The US/UN military intervention of the 1990s was probably the most dramatic example of “getting Somalia wrong.” It represented the archetypal wrong-headed exercise in building a state with foreign soldiers and good intentions; the more recent examples of Iraq and Afghanistan suggest lessons from this fiasco still have not been learned.[2]

The notion that some Somalis may use food aid for purposes other than “good” (such as providing it to unsavory militias), or that they may refuse it altogether, simply does not fit into an essentialist Western humanitarian rhetoric. Robed in the guise of savior, Phillips appears to subscribe to such a narrative, stating that the pirates are “not just fishermen” seeking to feed their families. The pirates appear as savages—as oafs who continuously fall for the captain’s tricks and deceptions. When the crew manages to capture Muse temporarily at the start of the film, he declares, “I love America!” inducing a roar of laughter from the audience.

Accordingly, Captain Phillips dresses, perhaps unintentionally, its pirate paper dolls in the “War on Terror” narrative. Harper writes that Somalia has become the “African Iraq, the African Afghanistan.” Many Western states, and the United States in particular, have lumped Somalis in with other residents of the slew of “failed states” that the West has relegated to its pile of hopeless rubbish-peoples. What the film neglects to depict are the other terrorist bugaboos that burden the people of Somalia—particularly those in the coastland communities such as Eyl and other Puntland towns. Amina Mire suggests that nuclear dumping and illegal fishing in fact serve precisely as forms of “environmental terrorism.”[3] Stolen Seas, a documentary tackling the issue of Somali piracy from a much more nuanced perspective, discusses how the catch-all category of “good governance,” often applied by Western powers as an antidote to failed states, is an unrealistic solution. Since the collapse of the central government in Somalia with the fall of dictator Siad Barre, there has scarcely been enough by way of formal institutions to provide sufficient economic means for the Somali people. As Thomas Keating argues, the Puntland region has become a hotbed for piracy in part due to its relative political stability—a factor that he notes is key to providing a viable environment for producing organized crime.[4]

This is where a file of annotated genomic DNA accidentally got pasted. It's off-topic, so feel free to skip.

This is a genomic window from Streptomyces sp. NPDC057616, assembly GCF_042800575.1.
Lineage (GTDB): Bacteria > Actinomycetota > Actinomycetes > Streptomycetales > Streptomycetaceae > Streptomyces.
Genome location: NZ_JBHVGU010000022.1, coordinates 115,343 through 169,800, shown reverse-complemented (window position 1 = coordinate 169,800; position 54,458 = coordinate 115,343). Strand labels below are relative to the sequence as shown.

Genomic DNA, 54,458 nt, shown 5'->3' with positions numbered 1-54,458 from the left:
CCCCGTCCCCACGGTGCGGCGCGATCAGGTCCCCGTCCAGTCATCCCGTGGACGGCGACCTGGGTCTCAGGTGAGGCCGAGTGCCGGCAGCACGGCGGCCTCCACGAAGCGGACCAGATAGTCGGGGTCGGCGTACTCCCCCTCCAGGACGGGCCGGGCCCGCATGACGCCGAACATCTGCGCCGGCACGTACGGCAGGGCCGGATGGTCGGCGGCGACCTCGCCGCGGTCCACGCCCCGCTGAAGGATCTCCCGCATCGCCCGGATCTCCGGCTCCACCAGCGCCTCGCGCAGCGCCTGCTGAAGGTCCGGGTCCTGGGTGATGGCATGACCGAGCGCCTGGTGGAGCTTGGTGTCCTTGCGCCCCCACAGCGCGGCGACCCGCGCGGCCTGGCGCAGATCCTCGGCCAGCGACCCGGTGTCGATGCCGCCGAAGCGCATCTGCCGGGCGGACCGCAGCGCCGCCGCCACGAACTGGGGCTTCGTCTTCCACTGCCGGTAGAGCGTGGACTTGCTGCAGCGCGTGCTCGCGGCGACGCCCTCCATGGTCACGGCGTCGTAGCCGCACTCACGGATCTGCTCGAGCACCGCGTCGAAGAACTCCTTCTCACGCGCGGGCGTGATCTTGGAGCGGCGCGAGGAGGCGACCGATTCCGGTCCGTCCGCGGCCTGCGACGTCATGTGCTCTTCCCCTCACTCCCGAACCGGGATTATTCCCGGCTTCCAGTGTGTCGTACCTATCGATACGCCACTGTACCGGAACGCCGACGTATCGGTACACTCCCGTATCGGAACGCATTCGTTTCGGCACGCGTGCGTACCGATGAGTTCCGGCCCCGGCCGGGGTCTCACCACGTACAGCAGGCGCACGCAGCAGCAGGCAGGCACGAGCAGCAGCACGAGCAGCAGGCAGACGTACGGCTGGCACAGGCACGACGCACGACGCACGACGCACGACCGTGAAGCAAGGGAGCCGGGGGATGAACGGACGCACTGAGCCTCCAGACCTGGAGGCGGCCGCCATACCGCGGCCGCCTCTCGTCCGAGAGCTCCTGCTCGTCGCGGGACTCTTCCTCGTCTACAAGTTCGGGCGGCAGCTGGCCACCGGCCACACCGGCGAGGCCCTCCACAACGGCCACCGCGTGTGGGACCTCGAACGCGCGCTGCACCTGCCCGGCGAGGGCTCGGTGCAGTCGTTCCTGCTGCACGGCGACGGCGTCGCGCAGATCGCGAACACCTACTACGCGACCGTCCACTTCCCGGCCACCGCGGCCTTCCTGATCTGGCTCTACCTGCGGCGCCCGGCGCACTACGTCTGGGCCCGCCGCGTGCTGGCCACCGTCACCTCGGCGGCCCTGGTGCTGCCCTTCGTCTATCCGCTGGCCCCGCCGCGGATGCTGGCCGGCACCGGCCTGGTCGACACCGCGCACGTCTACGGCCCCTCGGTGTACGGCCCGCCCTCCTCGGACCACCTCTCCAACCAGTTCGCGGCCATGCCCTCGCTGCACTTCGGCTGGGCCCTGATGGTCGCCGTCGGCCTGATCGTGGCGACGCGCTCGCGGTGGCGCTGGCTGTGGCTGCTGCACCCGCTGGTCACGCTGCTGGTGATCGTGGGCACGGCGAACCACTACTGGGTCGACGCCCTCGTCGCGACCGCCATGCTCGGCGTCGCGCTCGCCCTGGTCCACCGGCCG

Naturally, Western-construed “bad guys” could not be portrayed as such without heroes—and, ultimately, the saviors of the day are not Captain Phillips but the ripped and ready US Navy Seals. Andrew O’Hehir articulates this best in his film review, writing that, “[Greenglass’] portrayal of the enormous United States military operation to free Phillips from his captors has the calm technological blankness of a Navy commercial, without the 1970s waka-waka guitar.” The blinding light of Seal-wielding helicopters, and a final scene in which a calm and kindly military doctor treats a traumatized Phillips who can only repeat desperately, “Thank you…thank you,” passes over the work of the crew in freeing their captain.

Meanwhile, Kaiser Matsumunyane is releasing a film entitled The Smiling Pirate, which provides an alternative account of Somali piracy to that of Captain Phillips by focusing on the real-life Muse. The title refers to Muse’s seemingly happy state when US authorities finally made their arrest before a number of journalists. When asked about his expression, he replied that he “was confused as to what was happening and he looked around to see what they were taking photos of until he realized that those people were taking photos of him. He says it was funny seeing all those people interested in him and smiled.”

Perhaps US audiences have found the figure of the pirate so intriguing because of its representation of a “failed state” so scarcely understood. In Somalia, the West has, however, left behind a gaping hole of violence from its interventions and hurried exits. US viewers may look upon these characters and see merely ruthless al-Shabaab fighters, or those among a flock of children who never wanted to be saved. In doing so, they would fail to see the round figure of an African boy whose life took a turn he likely never expected. Captain Phillips merely flattens such characters—merging a UNICEF poster with a kind of terrorist nightmare.


[1] Laura Hammond, “The Power of Holding Humanitarianism Hostage and the Myth of Protective Principles,” in Michael Barnett and Thomas G. Weiss (eds.), Humanitarianism in Question: Politics, Power, Ethics. Ithaca, NY: Cornell University Press, 2008. 176.

[2] Mary Harper, Getting Somalia Wrong? Faith, War, and Hope in a Shattered State. New York: Zed Books, 2012. 153-155.

[3] Amina Mire, “The Militarization of Somalia and the Geopolitics of War on Sea Piracy,” in Ulf Johansson Dahre (ed.) The Role of Democratic Governance versus Sectarian Politics in Somalia. Lund: Somalia International Rehabilitation Centre and Lund Horn of Africa Forum, 2011. 177.

[4] Thomas Keating, “The Political Economy of Somali Piracy,” SAIS Review of International Affairs 33 (2013). 185-191.